Inter- and intra-state conflicts in the Eastern Mediterranean, Mozambique and Iraq could seriously destabilize Africa, the Middle East and Europe. And the ongoing conflicts in these regions are poised to get much worse.
For this, there are two key reasons. One is the raging Covid-19 pandemic. This has sapped most countries’ strategic efforts toward managing conflicts.
The other reason is the decline of the US-led rules-based global order, precipitated chiefly by Donald Trump’s disdain for and even hostility toward multilateralism and diplomacy. Trump’s preference has been for photo-ops (as with Kim Jong Un) rather than toward any long-term sustainable solution.
Since taking office, he has removed the US from some of the Barack Obama administration’s signature multilateral achievements – the Iran nuclear deal, the Paris Agreement on climate change, and the Trans-Pacific Partnership trade agreement. His government also has withdrawn the US from the World Health Organization and has constantly undermined NATO solidarity.
It is no surprise, then, that two members of the North Atlantic Treaty Organization, Turkey and Greece, are dangerously close to conflict, with US involvement conspicuous only by its absence.
A solution to the Turkey-Greece conflict can only come through multilateral efforts, led by a neutral party. Sadly, the European Union is no longer a neutral party, primarily because of the involvement of Italy and France as parties to the conflict in both the Eastern Mediterranean and in the related conflict in Libya.
Germany, too, has been found wanting in its ability to calm tensions. Politicians in Berlin, facing elections next year, are wary of provoking Turkish President Recep Tayyip Erdogan’s ire, lest he follows through on his threat to let refugees into Europe.
As a leading NATO member, the US has a key role to play in the conflict. It could start by ensuring that Turkey becomes a member of the Eastern Mediterranean Gas Forum, a group formed to prospect for oil and gas jointly in the Eastern Mediterranean. The EMGF, which comprises Israel, the Palestinian Authority, Egypt, Italy, Greece and Cyprus, pointedly excludes Turkey.
Concomitantly, the US must build on the latest ceasefire in Libya between the Tripoli-based Government of National Accord and the Tobruk-based government led by Khalifa Haftar. A resolution or power-sharing deal in Libya would take the pressure off other simmering inter-state conflicts in the region.
Unfortunately, as the group with the most to lose by conflict breaking out either in Libya or in the Eastern Mediterranean, the EU has done itself no favors by taking sides so stridently in both conflicts. France and Italy are on opposing sides in the Libyan conflict.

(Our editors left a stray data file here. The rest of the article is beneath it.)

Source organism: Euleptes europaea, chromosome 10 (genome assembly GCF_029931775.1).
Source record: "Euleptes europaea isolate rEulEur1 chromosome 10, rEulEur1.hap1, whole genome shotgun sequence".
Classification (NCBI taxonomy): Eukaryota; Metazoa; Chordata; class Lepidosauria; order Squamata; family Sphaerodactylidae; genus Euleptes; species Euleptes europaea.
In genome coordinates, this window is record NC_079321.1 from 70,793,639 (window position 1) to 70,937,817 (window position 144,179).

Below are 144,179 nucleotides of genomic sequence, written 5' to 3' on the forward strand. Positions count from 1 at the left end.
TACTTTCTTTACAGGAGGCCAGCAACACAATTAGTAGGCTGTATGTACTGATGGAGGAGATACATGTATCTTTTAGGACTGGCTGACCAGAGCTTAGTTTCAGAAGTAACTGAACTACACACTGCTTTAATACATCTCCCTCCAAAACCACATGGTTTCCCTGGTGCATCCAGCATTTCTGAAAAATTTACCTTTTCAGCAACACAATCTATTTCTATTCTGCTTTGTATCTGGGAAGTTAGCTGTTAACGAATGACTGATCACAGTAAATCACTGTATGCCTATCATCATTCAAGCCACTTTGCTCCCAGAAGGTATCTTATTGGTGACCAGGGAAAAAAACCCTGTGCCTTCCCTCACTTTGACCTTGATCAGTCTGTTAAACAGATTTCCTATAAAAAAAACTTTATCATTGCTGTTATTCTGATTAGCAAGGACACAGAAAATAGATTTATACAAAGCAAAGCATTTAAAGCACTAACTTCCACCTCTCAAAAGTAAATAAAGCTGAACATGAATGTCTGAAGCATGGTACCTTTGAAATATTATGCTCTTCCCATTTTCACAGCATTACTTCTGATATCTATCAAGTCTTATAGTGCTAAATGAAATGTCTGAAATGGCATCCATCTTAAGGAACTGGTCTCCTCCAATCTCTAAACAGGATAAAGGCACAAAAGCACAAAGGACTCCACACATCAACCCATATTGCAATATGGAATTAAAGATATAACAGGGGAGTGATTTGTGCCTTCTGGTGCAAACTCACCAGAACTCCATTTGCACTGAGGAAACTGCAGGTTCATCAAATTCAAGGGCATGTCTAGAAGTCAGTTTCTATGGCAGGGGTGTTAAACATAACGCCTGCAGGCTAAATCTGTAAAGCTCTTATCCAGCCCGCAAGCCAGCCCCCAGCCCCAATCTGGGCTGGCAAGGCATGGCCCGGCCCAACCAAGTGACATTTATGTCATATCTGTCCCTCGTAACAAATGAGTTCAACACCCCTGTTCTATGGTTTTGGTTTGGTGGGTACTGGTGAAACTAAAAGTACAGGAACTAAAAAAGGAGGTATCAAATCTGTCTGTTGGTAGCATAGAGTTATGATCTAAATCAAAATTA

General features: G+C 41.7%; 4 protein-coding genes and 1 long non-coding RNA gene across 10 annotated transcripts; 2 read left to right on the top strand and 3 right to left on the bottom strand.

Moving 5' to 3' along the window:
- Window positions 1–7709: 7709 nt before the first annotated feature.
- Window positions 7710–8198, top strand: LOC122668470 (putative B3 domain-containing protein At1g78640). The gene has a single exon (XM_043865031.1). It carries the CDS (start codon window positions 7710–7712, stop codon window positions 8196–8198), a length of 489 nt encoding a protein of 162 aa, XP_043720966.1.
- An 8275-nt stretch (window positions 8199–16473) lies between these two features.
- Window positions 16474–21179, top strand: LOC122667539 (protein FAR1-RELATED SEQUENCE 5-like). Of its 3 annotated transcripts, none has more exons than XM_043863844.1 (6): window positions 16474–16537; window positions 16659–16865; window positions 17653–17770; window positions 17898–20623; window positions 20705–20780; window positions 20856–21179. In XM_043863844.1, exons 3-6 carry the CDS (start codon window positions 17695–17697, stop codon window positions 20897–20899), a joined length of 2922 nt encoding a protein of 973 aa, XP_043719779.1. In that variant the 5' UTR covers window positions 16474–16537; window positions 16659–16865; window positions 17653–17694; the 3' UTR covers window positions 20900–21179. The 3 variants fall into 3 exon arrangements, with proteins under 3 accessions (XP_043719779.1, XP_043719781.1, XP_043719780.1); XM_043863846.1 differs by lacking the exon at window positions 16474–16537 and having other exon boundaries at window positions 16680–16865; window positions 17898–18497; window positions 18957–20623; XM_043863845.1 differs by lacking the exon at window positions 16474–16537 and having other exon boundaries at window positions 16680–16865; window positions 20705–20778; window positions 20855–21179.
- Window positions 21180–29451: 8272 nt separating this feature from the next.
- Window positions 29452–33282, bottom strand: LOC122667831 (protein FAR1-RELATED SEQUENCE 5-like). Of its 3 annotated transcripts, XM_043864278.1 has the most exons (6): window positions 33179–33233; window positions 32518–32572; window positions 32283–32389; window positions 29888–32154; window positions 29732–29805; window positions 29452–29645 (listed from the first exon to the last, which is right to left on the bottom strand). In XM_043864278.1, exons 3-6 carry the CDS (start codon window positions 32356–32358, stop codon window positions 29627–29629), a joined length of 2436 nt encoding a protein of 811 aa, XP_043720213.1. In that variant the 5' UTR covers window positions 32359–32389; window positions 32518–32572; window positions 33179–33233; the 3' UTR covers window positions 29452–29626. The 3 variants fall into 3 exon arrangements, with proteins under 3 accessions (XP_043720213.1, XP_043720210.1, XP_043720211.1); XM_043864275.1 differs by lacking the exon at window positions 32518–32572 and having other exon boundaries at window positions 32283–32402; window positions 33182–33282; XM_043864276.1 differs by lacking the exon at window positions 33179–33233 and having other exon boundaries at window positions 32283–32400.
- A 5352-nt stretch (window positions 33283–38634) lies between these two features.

For many years, French politicians have adopted a stridently anti-Turkish position – whether on the issue of Turkey’s EU membership, Cyprus or the refugee crisis. France’s deployment of two Rafale jets and a naval frigate to Greece has exacerbated, rather than calmed, the conflict.
In Syria, a multilateral approach could lead to refugee resettlement. This could remove one of the bargaining chips that Erdogan continues to use with Europe, and possibly make him more amenable to a compromise over Libya, Cyprus and the Eastern Mediterranean.
In Mozambique, the growing Islamist insurgency in the country’s northern provinces has seen a militarized response by private security contractors and neighboring states, in addition to the government of Mozambique.
Even as the country’s Islamists claim allegiance to ISIS, all available evidence points to the fact that their grievances lie in corruption and political alienation.
The “responses” to the conflict thus far have either been security-oriented, with South African, Russian and American private military contractors attempting an intervention, or the French energy company Total’s recent security agreement with the government of Mozambique to secure its energy assets in the country.
In scenes reminiscent of Iraq, in early August the insurgents captured a town in northern Mozambique located close to the country’s gas deposits. This is eerily similar to how the ISIS insurgency started in the Middle East. If these insurgents link up with other militants in Africa, they could destabilize almost half the continent.
Here too, the American silence is deafening. It is perhaps no surprise. Under Donald Trump, the US has cut funding to aid programs in Africa after taking almost a year and a half to name a State Department diplomat assigned to the continent.
In Iraq, the Trump administration is prodding the new administration of Prime Minister Mustafa al-Kadhimi to take on Iran-allied militias. But the US is not providing Kadhimi the necessary political or diplomatic support to enable him to form a political consensus that removes Iraq from Iran’s orbit.
In June, Kadhimi’s government arrested members of an Iran-allied militia, only to release them within three days. If it pushes Kadhimi too far, the US may risk further inflaming political strife in Iraq.
US foreign-policy mandarins need to take a holistic view of conflict resolution, mindful of their inter-relatedness, in stark contrast to Trump’s transactional approach to foreign policy.
For better or worse, we still live in a unipolar world. China and Russia still are yet to provide alternative, workable models of leadership toward conflict resolution and peace. Until that happens, the world must keep expecting the United States to step up to the plate.
This article was provided by Syndication Bureau, which holds copyright.